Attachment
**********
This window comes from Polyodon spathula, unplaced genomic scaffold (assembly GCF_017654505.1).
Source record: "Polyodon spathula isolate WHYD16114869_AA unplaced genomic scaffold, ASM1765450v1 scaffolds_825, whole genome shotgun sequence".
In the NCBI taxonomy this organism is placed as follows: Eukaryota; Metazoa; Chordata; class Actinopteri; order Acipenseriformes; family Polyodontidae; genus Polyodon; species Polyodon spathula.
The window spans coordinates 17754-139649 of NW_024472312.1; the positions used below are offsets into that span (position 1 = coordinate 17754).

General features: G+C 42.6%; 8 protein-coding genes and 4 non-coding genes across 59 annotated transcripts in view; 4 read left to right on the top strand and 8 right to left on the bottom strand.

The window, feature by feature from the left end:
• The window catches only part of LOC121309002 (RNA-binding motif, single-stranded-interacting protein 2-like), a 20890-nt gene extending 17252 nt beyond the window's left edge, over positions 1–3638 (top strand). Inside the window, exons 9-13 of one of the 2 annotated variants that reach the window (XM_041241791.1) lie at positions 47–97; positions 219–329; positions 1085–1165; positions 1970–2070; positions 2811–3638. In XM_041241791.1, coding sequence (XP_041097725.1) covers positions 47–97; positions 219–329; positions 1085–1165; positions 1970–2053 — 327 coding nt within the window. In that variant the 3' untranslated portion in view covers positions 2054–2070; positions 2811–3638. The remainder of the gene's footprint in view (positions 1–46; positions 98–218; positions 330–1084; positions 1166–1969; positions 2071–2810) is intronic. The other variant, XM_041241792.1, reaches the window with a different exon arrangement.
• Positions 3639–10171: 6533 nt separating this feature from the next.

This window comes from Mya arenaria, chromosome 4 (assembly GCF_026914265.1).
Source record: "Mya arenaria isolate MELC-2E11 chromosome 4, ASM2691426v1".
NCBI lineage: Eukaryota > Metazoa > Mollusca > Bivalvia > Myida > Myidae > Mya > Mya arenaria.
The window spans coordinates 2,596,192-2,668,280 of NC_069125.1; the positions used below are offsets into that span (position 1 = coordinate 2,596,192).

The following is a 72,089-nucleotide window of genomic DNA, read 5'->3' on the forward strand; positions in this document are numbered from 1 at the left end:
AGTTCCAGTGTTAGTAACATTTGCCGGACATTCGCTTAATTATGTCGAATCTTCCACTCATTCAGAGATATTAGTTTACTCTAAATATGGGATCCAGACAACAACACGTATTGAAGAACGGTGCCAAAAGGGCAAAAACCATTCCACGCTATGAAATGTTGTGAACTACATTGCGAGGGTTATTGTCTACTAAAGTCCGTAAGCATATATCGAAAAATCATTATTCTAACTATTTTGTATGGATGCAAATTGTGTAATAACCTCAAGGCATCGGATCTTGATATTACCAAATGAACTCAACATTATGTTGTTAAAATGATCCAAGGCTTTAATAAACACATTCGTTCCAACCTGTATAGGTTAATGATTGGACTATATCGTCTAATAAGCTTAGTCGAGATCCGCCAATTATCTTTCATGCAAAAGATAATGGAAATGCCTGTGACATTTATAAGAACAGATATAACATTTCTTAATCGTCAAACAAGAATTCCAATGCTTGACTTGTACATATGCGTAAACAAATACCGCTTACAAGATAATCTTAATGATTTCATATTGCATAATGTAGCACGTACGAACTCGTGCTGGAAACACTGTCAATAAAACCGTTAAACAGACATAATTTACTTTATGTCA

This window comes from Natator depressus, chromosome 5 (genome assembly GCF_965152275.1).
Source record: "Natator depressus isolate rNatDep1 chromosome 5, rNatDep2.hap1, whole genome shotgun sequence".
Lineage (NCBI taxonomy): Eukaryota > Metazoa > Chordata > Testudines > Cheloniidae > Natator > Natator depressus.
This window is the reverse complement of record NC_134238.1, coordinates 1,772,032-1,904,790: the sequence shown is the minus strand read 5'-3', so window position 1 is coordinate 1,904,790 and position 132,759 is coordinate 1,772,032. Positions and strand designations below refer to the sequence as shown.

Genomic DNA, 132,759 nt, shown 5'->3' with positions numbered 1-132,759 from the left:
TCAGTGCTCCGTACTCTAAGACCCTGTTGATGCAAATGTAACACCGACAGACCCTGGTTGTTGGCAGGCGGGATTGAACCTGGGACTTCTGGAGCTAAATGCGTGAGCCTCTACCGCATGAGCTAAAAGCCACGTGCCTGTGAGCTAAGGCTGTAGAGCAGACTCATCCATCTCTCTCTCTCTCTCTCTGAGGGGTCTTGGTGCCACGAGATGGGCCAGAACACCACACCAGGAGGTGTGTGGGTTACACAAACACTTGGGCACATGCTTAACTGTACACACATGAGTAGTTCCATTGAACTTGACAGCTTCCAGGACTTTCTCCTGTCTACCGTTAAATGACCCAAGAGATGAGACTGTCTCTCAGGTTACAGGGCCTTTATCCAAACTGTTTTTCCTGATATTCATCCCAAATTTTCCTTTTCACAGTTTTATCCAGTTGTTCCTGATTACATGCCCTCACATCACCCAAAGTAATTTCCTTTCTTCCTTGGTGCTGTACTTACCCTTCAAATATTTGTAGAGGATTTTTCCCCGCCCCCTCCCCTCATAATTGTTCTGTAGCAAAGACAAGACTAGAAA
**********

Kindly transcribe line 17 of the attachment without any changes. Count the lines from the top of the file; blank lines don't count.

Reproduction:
Lineage (NCBI taxonomy): Eukaryota > Metazoa > Chordata > Testudines > Cheloniidae > Natator > Natator depressus.